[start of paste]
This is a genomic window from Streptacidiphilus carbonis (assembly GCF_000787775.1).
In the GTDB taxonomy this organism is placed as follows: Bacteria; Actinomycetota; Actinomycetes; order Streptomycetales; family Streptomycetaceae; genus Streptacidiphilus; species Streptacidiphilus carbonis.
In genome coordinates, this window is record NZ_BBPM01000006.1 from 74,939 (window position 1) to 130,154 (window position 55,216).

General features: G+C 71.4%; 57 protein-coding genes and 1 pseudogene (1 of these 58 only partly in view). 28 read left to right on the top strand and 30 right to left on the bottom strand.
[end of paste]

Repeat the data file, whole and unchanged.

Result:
This is a genomic window from Streptacidiphilus carbonis (assembly GCF_000787775.1).
In the GTDB taxonomy this organism is placed as follows: Bacteria; Actinomycetota; Actinomycetes; order Streptomycetales; family Streptomycetaceae; genus Streptacidiphilus; species Streptacidiphilus carbonis.
In genome coordinates, this window is record NZ_BBPM01000006.1 from 74,939 (window position 1) to 130,154 (window position 55,216).

General features: G+C 71.4%; 57 protein-coding genes and 1 pseudogene (1 of these 58 only partly in view). 28 read left to right on the top strand and 30 right to left on the bottom strand.